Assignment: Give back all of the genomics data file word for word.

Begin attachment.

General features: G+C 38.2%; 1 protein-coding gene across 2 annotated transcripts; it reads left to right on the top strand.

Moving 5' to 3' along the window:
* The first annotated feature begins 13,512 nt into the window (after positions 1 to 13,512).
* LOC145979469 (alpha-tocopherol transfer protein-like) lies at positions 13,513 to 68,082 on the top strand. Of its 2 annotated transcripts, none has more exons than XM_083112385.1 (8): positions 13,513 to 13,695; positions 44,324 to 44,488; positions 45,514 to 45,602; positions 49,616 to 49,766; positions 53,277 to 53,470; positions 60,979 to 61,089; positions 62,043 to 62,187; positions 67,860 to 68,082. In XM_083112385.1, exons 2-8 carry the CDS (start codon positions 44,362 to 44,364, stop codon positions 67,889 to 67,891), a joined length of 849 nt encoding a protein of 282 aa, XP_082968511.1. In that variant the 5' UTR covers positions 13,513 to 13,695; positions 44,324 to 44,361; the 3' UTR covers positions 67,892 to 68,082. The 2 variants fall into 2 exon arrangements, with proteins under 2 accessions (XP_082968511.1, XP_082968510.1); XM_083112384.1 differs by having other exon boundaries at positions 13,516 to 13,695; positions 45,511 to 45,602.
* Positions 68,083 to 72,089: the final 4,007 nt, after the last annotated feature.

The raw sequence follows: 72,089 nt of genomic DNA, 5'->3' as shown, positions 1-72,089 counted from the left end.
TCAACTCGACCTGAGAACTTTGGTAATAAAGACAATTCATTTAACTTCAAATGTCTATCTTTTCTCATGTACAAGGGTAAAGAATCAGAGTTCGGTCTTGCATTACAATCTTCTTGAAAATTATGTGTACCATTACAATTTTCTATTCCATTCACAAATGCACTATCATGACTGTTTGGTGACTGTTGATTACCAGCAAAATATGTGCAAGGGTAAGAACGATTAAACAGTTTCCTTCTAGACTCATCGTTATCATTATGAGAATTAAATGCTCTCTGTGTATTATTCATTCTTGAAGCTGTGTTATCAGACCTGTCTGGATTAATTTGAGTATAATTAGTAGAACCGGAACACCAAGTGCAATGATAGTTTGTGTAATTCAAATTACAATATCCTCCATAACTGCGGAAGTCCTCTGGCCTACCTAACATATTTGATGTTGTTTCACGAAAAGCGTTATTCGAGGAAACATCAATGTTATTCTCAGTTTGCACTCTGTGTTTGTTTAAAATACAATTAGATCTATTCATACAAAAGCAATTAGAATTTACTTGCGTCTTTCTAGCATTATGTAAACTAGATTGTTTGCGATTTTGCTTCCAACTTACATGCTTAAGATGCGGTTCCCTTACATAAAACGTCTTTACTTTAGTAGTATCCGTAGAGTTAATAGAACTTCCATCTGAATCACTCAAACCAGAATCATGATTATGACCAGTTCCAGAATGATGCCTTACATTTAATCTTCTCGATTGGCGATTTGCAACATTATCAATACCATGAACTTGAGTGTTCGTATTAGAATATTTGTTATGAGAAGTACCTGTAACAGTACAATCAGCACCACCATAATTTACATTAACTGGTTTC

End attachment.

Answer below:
General features: G+C 38.2%; 1 protein-coding gene across 2 annotated transcripts; it reads left to right on the top strand.

Moving 5' to 3' along the window:
* The first annotated feature begins 13,512 nt into the window (after positions 1 to 13,512).
* LOC145979469 (alpha-tocopherol transfer protein-like) lies at positions 13,513 to 68,082 on the top strand. Of its 2 annotated transcripts, none has more exons than XM_083112385.1 (8): positions 13,513 to 13,695; positions 44,324 to 44,488; positions 45,514 to 45,602; positions 49,616 to 49,766; positions 53,277 to 53,470; positions 60,979 to 61,089; positions 62,043 to 62,187; positions 67,860 to 68,082. In XM_083112385.1, exons 2-8 carry the CDS (start codon positions 44,362 to 44,364, stop codon positions 67,889 to 67,891), a joined length of 849 nt encoding a protein of 282 aa, XP_082968511.1. In that variant the 5' UTR covers positions 13,513 to 13,695; positions 44,324 to 44,361; the 3' UTR covers positions 67,892 to 68,082. The 2 variants fall into 2 exon arrangements, with proteins under 2 accessions (XP_082968511.1, XP_082968510.1); XM_083112384.1 differs by having other exon boundaries at positions 13,516 to 13,695; positions 45,511 to 45,602.
* Positions 68,083 to 72,089: the final 4,007 nt, after the last annotated feature.

The raw sequence follows: 72,089 nt of genomic DNA, 5'->3' as shown, positions 1-72,089 counted from the left end.
TCAACTCGACCTGAGAACTTTGGTAATAAAGACAATTCATTTAACTTCAAATGTCTATCTTTTCTCATGTACAAGGGTAAAGAATCAGAGTTCGGTCTTGCATTACAATCTTCTTGAAAATTATGTGTACCATTACAATTTTCTATTCCATTCACAAATGCACTATCATGACTGTTTGGTGACTGTTGATTACCAGCAAAATATGTGCAAGGGTAAGAACGATTAAACAGTTTCCTTCTAGACTCATCGTTATCATTATGAGAATTAAATGCTCTCTGTGTATTATTCATTCTTGAAGCTGTGTTATCAGACCTGTCTGGATTAATTTGAGTATAATTAGTAGAACCGGAACACCAAGTGCAATGATAGTTTGTGTAATTCAAATTACAATATCCTCCATAACTGCGGAAGTCCTCTGGCCTACCTAACATATTTGATGTTGTTTCACGAAAAGCGTTATTCGAGGAAACATCAATGTTATTCTCAGTTTGCACTCTGTGTTTGTTTAAAATACAATTAGATCTATTCATACAAAAGCAATTAGAATTTACTTGCGTCTTTCTAGCATTATGTAAACTAGATTGTTTGCGATTTTGCTTCCAACTTACATGCTTAAGATGCGGTTCCCTTACATAAAACGTCTTTACTTTAGTAGTATCCGTAGAGTTAATAGAACTTCCATCTGAATCACTCAAACCAGAATCATGATTATGACCAGTTCCAGAATGATGCCTTACATTTAATCTTCTCGATTGGCGATTTGCAACATTATCAATACCATGAACTTGAGTGTTCGTATTAGAATATTTGTTATGAGAAGTACCTGTAACAGTACAATCAGCACCACCATAATTTACATTAACTGGTTTC